Original air date: October 14, 2018
Here’s the deal—Charmed is about three sisters that learn they are witches after their mother dies. They fight for the forces of good and go around vanquishing evil. It stars Madeleine Mantock (Macy Vaughn), Melonie Diaz (Mel Vera), Sarah Jeffery (Maggie Vera) and Rupert Evans (Harry Greenwood). Hopefully, you know all this already, because I said there were spoilers, but I don’t want to ruin it for—so if you need to, take a 45-minute break and come back. Or read on, I’ll never know what you chose.
I admit I am a fan of the original Charmed. Charmed aired from 1998-2006; there are 179 episodes and none of them need to be watched before you view this pilot. This is its own deal, inspired by the original and creating an original story with new characters that seem a little more real and well-rounded than its predecessor. I’m not going to spend the whole review comparing the two shows, but I will a little, because I think it influences how I perceived this show.
Was Charmed my all-time favorite show? No, it had some flaws, but in a time where female driven shows were scarce, Charmed and Buffy The Vampire Slayer were my go-to shows. BTVS edged out Charmed in my opinion, but for campy fun and sister power Charmed couldn’t be beat. This reboot feels like it might be a little more edgy and a smidge darker than the original. That could be a good or a bad thing depending on how you feel about edgy and dark—more like BTVS.
Was this the best pilot of a show ever? No, it wasn’t. The story was a tad predictable, but that isn’t necessarily a bad thing or a deal breaker; the pilot does a very good job at explaining what kind of show it will be. This show is about empowering women. There are pointed jabs at our current political situation and it is completely open about it.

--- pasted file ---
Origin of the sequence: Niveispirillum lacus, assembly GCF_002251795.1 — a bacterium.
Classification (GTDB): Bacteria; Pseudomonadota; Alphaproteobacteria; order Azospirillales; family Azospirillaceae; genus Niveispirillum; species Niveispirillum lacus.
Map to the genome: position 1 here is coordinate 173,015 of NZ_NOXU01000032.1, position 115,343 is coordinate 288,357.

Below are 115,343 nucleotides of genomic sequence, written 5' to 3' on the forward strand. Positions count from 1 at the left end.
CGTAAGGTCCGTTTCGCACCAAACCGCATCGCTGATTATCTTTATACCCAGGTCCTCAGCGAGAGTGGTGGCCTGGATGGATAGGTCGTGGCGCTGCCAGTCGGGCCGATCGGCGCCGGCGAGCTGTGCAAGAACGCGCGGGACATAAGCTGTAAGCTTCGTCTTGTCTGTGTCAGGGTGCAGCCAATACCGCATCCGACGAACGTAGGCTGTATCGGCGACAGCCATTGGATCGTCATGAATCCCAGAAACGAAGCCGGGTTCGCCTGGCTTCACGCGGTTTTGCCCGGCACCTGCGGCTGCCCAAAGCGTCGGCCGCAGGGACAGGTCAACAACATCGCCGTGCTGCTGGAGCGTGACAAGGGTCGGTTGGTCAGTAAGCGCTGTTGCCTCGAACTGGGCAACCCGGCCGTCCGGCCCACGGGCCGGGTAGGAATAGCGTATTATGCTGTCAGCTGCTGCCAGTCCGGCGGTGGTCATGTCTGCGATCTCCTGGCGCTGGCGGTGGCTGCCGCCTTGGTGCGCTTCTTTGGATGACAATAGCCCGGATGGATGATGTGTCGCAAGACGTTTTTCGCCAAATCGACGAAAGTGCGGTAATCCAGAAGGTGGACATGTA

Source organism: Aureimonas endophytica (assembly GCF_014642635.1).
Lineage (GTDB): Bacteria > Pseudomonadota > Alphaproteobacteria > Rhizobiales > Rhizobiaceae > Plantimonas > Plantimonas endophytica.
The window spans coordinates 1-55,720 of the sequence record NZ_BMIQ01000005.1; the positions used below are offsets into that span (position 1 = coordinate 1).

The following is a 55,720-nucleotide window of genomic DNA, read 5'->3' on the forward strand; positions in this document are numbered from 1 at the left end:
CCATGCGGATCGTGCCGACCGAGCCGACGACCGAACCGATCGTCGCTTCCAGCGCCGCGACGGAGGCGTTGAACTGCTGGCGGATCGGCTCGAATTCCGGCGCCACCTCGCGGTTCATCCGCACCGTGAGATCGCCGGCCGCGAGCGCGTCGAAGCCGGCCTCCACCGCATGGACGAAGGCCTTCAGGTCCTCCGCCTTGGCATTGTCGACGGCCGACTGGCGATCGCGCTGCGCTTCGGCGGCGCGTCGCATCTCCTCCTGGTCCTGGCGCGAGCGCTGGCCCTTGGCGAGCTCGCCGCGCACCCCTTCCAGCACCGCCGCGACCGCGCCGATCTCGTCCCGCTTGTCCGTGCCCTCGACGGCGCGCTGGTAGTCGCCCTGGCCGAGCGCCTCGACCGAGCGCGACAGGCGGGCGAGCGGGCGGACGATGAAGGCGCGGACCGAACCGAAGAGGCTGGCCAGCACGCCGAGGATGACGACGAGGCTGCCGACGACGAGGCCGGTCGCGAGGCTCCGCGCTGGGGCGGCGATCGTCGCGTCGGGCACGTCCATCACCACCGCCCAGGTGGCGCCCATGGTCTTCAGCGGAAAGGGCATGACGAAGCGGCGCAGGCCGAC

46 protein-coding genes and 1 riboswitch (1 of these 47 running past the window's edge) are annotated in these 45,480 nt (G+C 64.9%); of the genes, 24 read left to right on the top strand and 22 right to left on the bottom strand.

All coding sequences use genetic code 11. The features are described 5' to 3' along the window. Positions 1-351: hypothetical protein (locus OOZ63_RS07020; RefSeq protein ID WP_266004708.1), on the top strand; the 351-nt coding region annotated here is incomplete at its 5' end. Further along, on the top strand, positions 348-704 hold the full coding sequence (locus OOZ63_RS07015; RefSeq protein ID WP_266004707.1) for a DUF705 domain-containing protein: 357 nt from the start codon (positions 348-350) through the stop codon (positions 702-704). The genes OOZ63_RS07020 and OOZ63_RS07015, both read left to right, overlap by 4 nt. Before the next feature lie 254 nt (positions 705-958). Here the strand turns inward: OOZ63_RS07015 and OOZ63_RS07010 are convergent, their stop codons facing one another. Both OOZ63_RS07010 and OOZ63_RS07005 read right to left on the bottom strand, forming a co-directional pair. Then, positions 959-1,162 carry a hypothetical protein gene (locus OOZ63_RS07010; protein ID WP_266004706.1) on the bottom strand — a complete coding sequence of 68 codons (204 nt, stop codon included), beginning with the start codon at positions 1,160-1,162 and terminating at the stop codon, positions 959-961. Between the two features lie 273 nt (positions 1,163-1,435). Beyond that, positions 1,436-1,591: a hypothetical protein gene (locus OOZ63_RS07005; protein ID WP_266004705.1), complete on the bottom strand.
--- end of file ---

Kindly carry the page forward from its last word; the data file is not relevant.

There are many times that supernatural shows take on relevant current issues but use supernatural beings as metaphors, but this show is more blunt about it. At times the directness is used for comedic value, but mostly the pilot episode centers around the very real threat of abusive men in power, the fallout from that type of abuse, and how it is up to humans (and witches) to stand up against the social injustices they see in the world.
I enjoyed how the episode centered around the phrase “witch hunt”. That phrase has been thrown around a lot recently and those on opposing sides of the political spectrum tend to rely on it when they think of something unjust. Hindsight tends to show mob mentality and witch hunts never lead to truth, they only tend to spread fear and hate. To paraphrase a great philosopher, fear, anger and hate totally lead to the darkside. (Yes, I consider Yoda a great philosopher.) Mel can’t use her powers when she is angry, as there is no real power in anger. The Power of Three comes from their love and understanding of one another.
I feel there is some real potential to make a great series here. I’m intrigued by these characters and I want to see how they evolve. We know there is some unseen big bad lurking about, we know there are potential love interests for all our characters and we know someone is lying to the sisters.
The episode ended with the Ouija board telling the sisters not to trust Harry (their Whitelighter). As ominous as that may seem, I don’t buy it. First, just because the Ouija board said they were talking to their mother, doesn’t mean it is her, and if it isn’t their mother—well, it’s probably not someone on their side. If that is the case, who knows what it is lying about? I guess we all will need to tune in next week to find out.